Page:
This is not the first time my body has had to adjust to extreme temperatures. In Alaska, I learned a lot about my body's cooling and heating system, having moved there from New York City. My dedication to keeping warm increased moreso when I started ice climbing. I wore clothing in layers, and mostly of microfiber material. I slowed down immediately when I detected a sweat coming on, because I knew I could immediately catch a chill. I adopted strategies. And again I must do so now.

So I take cold showers in the daytime, and then I take my nap. And then I wake up to the night. I say to myself, "Okay, it's dark now; that means it's got to be at least five, maybe even ten whole degrees cooler!" And it is. An arctic 80 degrees. Now I can really start my day.

I put in another couple hours at the house, and I take little Milo out, who is much more amiable in these temperatures. It is dark and it is warm, a novelty for us Alaskans who experience darkness only in the cold, unforgiving winter, and virtual 24 hours of daylight or dusk in the evenings during the summer. And it never really gets hot in Alaska. Recently I spoke to an Alaskan friend on the phone who tells me there is a heat wave in Anchorage. A record 72 degrees. Panic is abound up there.

But here in New Orleans, I find the warmth of the night to be mild compared to the day, and comforting. It envelops me and soothes me, not like the offensively scorching temperatures of the day which seem to sabotage any efforts I have of being a normal human being. In the daytime I watch people jogging, tourists sightseeing, construction workers working. How do they do it? What do they know that I don't know? They look so normal, laughing, talking, all under the unforgiving sun.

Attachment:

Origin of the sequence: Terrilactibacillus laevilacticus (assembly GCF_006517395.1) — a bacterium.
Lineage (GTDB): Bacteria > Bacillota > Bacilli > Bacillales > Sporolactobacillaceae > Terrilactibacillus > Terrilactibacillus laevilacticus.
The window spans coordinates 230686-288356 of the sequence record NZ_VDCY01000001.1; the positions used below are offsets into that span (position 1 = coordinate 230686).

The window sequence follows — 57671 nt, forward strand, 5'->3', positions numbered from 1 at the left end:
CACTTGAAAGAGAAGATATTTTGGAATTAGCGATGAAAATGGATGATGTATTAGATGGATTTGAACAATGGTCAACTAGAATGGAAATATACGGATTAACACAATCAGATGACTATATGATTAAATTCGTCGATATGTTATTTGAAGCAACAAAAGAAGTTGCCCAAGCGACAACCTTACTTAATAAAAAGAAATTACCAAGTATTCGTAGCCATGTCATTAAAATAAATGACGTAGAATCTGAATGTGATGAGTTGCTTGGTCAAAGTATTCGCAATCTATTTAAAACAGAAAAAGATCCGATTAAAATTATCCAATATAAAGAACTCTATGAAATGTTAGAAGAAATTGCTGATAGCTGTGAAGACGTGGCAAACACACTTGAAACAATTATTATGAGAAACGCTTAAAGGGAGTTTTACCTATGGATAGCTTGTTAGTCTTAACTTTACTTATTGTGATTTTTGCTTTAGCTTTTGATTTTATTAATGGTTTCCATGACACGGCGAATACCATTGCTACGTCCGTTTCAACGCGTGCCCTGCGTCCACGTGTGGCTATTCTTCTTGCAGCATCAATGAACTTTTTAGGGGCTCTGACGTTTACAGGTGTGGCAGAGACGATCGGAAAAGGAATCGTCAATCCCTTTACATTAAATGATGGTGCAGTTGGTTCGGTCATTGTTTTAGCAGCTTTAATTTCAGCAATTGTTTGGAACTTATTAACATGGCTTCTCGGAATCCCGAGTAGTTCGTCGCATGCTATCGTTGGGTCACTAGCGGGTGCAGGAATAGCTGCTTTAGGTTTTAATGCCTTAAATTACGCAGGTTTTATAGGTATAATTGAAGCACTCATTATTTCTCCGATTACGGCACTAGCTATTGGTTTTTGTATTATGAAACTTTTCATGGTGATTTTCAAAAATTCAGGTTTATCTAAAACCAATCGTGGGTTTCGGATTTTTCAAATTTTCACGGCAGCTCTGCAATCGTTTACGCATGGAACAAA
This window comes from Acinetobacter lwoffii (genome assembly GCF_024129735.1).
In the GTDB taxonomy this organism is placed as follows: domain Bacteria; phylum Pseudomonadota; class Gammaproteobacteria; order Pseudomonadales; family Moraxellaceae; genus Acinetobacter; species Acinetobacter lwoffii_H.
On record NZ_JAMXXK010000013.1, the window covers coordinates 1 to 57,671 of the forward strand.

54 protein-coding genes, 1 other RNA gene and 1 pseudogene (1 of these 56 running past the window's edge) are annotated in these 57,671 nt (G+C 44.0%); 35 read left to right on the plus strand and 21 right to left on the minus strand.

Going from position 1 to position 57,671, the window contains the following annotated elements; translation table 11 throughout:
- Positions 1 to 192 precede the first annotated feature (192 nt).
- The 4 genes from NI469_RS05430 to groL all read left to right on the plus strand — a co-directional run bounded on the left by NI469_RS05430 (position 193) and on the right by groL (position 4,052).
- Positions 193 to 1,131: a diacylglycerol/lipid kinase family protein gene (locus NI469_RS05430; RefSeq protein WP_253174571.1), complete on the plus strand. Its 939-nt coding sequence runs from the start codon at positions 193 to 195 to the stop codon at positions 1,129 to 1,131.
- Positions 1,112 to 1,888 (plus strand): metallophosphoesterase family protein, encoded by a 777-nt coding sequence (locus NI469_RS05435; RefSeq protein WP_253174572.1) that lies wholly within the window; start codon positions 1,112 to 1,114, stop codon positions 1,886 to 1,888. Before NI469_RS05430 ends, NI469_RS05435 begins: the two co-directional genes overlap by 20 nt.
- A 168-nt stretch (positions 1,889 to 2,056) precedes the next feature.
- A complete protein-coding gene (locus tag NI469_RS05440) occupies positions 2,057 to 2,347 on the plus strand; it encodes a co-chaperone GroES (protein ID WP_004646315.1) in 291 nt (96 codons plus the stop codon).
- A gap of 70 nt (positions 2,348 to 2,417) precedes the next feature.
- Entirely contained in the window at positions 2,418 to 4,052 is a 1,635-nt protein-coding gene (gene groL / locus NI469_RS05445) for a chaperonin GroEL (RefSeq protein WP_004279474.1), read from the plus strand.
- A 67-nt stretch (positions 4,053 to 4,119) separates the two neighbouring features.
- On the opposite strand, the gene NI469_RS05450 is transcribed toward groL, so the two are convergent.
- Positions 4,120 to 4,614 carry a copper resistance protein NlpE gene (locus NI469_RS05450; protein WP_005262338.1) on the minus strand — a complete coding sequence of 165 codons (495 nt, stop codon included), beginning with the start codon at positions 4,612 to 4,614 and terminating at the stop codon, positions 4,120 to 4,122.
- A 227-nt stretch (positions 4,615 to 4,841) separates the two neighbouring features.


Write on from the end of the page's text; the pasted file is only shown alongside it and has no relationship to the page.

For now, I resolve to do my sightseeing of the town in the evenings.
So I sit in the streetcar, all the windows open, and look at the mansions on St. Charles street, glowing with grandeur. I feel a breeze as the train car moves through the city. I get off at the last stop, and walk to the French Market. Lured by the activity inside and the aroma of its wares, I make a stop a Cafe Du Monde and munch on three beignets for $2.18.

I saunter through the plaza, and watch a man play songs on a set
of drinking glasses filled with water. I have my fortune told. I chat with a horse carriage driver who tells me of the ghosts living in his house. I meander through the tiny streets near the Cabildo, charmed by all the preserved buildings, many of which have black gas lamps hanging from them. Finally, back at my apartment I end my evening with another cold shower.

I was born a night owl. At the age of eight, I used to read books until 2:00am. In college, my most productive hours were from 1:00am onwards. By necessity, things changed when I entered professional life. Ten o'clock at night became late and I forced myself to sleep by 1:00am, sometimes with the aid of sleeping pills or herbal remedies.

But unemployment and extreme daytime heat have revived my true nighttime nature. Luckily, New Orleans is amenable to my disposition; there is no shortage of sights and sounds to occupy the night owl here.

I know that eventually I will have to get a day job here. And I also know that somehow, my body will adjust to 95 degree heat, and that I will learn to be productive during conventional hours. And maybe I'll even be able to go a day without three cold showers.

But for now, I belong to the warm New Orleans night.